Lavonne, an old friend of mine from Plum Creek Children’s Literature Festival held each year on the campus of Concordia University in Seward, Nebraska, handed me a clipping with a poem called “To the Wayfarer.” This was apparently published in a 1991 issue of WOOD Magazine and was translated from Portuguese into English. I like the poem but don’t know the original poet. Maybe no one does. According to legend, many Portuguese people would attach the poem to trees in their forests:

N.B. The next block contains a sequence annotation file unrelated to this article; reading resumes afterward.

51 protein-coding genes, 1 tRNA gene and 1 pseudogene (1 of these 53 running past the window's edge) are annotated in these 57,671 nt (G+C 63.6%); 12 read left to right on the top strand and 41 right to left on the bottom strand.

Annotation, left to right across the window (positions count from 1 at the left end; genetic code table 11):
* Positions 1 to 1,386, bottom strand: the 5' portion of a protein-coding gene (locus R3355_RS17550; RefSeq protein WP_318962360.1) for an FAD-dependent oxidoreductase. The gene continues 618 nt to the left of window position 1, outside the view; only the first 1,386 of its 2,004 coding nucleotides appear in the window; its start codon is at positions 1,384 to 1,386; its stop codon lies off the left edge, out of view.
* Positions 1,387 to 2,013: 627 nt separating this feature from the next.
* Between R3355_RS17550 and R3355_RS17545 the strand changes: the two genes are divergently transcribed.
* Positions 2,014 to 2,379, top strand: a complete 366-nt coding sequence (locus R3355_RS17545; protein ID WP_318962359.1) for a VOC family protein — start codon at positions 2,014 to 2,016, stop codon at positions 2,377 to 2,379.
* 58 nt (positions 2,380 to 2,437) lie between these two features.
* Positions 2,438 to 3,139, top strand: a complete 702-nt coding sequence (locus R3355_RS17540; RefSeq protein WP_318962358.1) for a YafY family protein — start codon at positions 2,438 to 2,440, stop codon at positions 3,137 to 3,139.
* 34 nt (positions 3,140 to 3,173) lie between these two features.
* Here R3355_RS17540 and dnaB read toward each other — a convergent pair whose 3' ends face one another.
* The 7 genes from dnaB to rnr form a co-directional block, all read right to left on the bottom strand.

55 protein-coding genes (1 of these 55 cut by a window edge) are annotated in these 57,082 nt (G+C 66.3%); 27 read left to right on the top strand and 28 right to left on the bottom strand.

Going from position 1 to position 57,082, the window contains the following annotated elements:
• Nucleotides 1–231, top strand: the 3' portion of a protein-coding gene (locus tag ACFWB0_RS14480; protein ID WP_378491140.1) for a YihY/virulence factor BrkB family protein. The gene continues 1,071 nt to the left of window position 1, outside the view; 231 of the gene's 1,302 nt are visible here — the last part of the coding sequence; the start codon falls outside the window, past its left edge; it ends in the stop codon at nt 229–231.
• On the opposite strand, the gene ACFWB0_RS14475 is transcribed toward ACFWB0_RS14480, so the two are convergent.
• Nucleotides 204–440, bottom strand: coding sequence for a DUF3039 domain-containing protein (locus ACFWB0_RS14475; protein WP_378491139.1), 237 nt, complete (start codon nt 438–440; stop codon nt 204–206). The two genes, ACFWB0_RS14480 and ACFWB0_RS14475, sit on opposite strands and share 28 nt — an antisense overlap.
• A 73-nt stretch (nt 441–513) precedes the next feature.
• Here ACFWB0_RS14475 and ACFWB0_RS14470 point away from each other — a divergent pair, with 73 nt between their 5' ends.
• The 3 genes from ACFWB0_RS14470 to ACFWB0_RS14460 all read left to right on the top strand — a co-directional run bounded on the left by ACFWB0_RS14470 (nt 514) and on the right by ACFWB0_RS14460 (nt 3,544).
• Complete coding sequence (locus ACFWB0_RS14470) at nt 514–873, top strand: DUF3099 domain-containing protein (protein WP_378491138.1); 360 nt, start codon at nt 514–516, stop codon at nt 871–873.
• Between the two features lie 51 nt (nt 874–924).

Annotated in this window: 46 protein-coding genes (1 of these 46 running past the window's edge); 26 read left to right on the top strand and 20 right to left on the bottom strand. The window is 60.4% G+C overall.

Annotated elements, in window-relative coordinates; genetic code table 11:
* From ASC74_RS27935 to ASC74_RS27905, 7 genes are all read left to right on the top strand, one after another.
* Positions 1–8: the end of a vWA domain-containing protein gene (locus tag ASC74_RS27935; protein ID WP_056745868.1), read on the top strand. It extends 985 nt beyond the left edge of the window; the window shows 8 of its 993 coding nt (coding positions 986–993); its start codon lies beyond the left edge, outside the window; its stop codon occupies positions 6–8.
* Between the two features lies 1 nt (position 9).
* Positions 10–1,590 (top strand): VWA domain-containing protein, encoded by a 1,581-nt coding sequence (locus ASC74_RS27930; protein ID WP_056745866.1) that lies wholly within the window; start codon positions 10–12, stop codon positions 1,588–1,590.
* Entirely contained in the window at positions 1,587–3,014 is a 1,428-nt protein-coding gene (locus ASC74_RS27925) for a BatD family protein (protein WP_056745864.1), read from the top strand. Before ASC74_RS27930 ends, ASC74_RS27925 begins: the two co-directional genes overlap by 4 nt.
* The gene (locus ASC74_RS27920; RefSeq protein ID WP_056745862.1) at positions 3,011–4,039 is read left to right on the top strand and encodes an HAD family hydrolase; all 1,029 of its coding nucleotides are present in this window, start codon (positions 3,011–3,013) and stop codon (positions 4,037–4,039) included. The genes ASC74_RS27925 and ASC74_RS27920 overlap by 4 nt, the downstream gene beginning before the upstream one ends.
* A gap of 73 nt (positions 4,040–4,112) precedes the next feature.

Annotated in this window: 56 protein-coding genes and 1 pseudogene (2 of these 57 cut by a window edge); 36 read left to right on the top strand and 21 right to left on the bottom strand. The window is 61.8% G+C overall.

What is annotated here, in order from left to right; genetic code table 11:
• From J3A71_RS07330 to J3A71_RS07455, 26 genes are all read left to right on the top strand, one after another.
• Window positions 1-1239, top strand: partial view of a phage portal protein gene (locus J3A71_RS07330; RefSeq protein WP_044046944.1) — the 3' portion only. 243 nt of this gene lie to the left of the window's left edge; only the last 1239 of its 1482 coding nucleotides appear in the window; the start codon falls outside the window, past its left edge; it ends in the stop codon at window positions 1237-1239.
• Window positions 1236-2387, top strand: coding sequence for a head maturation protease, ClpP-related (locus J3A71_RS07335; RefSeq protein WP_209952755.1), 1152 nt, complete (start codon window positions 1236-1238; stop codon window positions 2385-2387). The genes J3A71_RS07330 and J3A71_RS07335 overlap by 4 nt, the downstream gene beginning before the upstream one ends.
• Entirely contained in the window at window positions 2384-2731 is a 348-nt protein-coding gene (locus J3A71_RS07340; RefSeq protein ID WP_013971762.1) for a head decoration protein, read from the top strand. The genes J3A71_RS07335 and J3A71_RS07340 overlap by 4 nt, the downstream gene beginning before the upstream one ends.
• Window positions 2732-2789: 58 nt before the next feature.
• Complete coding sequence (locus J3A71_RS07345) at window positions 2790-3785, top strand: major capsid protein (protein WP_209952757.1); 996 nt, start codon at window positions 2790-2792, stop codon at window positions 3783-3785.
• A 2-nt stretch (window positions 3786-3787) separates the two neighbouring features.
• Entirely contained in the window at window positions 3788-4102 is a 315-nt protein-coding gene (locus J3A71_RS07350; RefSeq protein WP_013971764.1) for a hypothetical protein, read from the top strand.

To the Wayfarer-
Ye who pass by and would raise your hand against me
Harken ere you harm me!
I am the heat of your hearth on cold winter nights,
The friendly shade screening you from the summer sun
My fruits are refreshing draughts,
Quenching your thirst as you journey on,
I am the beam that holds your house,
The board of your table,
The bed on which you lie,
And the timber that builds your boat,
I am the handle of your hoe,
The door of your homestead,
The wood of your cradle,
And the shell of your coffin.
I am the bread of kindness and the flower of beauty.
Ye who pass by, listen to my prayer; harm me not.